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Stakeholders meeting held in Shallotte to hear wind farm concerns  

Credit:  Are wind farms on the horizon for North Carolina coastline? Three sites have made the cut so far: two near Wilmington and one near Kitty Hawk | Jerry Dilsaver | North Carolina Sportsman | May 16, 2013 | www.northcarolinasportsman.com ~~

Would it bother you to see windmills on the ocean horizon? Would it help if they were supplying your electricity needs and eliminating the need for coal-fired, natural gas or nuclear power plants? How about if there was a small artificial reef at the base of each turbine? Wind farms for the Atlantic Ocean off the North Carolina coast are being discussed, and one group of stakeholders heard about the plans at a meeting in Shallotte on May 14 with staff from the UNC Institute of Marine Sciences.

The Bureau of Ocean Energy Management (BOEM) has divided the ocean floor off the coast to the Continental Shelf into 1,266 blocks, covering 10,564 acres, for the purposes of leasing mineral or drilling rights. Possible wind farm sites have been narrowed down to three: two roughly between Cape Fear and the South Carolina border, and one off the Outer Banks near Kitty Hawk.

The staff of the UNC Marine Institute held the meeting to see what stakeholders in the Cape Fear area would want or would not tolerate if wind farms were built. Stakeholders included participants in the charter-fishing and commercial-fishing industries, diving, eco-tourism and tourism.

Originally, five sites were determined to be suitable for the construction of ocean wind farms, but two were eliminated by concerns over military interaction, national parks, marine-mammal migration and interaction, and concerns about shipping corridors. The remaining sites are Wilmington East, Wilmington West and Kitty Hawk.

“The general consensus of current participants in wind-energy projects is that a project requires a minimum of 200 turbines to be productive,” said Dr. Pete Peterson, a professor at the UNC Institute of Marine Sciences in Morehead City. “The first wind farms were designed in rectangles, but they found some of the turbines were always shielded from the wind and newer designs include long arcs and partial circles. The technology may change before anything is implemented here, but the turbines currently under consideration for this call area are placed approximately a kilometer apart. It will be a large area to hold 200 turbines.”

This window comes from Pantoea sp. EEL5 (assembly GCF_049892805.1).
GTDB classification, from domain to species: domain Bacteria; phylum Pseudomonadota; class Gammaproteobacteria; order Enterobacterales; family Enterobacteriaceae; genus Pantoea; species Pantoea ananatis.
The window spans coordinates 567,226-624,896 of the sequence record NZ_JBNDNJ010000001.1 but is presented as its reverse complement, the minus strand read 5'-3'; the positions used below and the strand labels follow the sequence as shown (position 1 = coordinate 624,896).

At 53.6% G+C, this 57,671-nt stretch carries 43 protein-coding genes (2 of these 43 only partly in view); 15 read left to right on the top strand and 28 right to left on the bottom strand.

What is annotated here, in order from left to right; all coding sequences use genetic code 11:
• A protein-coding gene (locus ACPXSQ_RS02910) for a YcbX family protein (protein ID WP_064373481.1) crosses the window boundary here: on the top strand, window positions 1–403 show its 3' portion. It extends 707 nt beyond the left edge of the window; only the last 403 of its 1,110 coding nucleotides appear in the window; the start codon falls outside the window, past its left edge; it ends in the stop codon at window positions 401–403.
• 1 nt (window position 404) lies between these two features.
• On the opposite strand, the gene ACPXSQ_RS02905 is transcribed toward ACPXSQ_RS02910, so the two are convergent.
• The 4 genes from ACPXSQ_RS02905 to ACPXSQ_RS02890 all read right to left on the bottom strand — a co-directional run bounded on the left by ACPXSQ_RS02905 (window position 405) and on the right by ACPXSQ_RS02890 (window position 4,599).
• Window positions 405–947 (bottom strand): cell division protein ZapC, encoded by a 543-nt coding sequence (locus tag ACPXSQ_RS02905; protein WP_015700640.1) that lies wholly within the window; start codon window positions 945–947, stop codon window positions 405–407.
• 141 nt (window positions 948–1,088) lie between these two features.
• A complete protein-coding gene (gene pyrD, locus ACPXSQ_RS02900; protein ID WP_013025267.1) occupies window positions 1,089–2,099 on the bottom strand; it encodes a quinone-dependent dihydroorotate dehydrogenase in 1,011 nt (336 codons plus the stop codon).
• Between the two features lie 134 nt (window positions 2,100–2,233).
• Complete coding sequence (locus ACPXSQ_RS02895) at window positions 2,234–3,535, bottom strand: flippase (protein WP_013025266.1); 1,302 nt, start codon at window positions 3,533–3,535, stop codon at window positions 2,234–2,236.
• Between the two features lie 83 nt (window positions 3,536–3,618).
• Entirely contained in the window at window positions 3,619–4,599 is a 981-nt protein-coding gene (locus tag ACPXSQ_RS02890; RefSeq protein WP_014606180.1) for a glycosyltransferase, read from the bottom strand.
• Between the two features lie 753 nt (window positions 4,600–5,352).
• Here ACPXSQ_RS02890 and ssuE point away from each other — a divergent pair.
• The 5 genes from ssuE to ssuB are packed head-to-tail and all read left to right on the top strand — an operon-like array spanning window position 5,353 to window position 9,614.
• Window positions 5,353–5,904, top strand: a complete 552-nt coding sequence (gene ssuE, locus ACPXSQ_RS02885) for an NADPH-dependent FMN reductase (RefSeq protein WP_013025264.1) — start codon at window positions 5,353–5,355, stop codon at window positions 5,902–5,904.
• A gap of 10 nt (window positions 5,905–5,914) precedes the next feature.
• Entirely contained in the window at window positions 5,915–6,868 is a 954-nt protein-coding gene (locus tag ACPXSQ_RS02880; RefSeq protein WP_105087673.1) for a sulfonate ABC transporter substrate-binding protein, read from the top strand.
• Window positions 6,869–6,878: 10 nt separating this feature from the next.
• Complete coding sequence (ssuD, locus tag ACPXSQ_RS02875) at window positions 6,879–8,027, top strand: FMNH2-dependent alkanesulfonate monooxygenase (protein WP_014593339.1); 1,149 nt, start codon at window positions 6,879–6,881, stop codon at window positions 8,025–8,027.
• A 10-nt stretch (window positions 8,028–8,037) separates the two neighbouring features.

One concern from stakeholders at the meeting was access. Numerous fishermen pointed out that Wilmington East and Wilmington West include a lot of low-relief hardbottoms that encompass many popular natural fishing areas, wrecks and artificial reefs. The consensus was they didn’t mind the towers and turbines as long as none of these areas were disturbed and there was unrestricted access for fishing, boating and diving. Most stakeholders were appreciative of the small artificial reefs that would be created by the turbine supports and scour pans that would encircle the bases of the turbine supports and extend outward approximately 30 meters.

A question about the routing of transmission cables interfering with ocean shrimping was answered because cables will be buried in the ocean floor. Visibility of turbines from land was discussed in passing but did not appear to be a primary concern of stakeholders. In the blocks closer to land, turbines would be visible from the beaches, especially from the upper floors of taller buildings, but visibility would be best during the cooler, winter weather when tourism is at its lowest point.

A concern was raised about ocean-going ships out of Wilmington’s state port. The UNC panel said turbines will be at least a kilometer apart, which his wider than most of the channel heading up the Cape Fear River to the port of Wilmington.

Source:  Are wind farms on the horizon for North Carolina coastline? Three sites have made the cut so far: two near Wilmington and one near Kitty Hawk | Jerry Dilsaver | North Carolina Sportsman | May 16, 2013 | www.northcarolinasportsman.com

This article is the work of the source indicated. Any opinions expressed in it are not necessarily those of National Wind Watch.

The copyright of this article resides with the author or publisher indicated. As part of its noncommercial effort to present the environmental, social, scientific, and economic issues of large-scale wind power development to a global audience seeking such information, National Wind Watch endeavors to observe “fair use” as provided for in section 107 of U.S. Copyright Law and similar “fair dealing” provisions of the copyright laws of other nations. Send requests to excerpt, general inquiries, and comments via e-mail.

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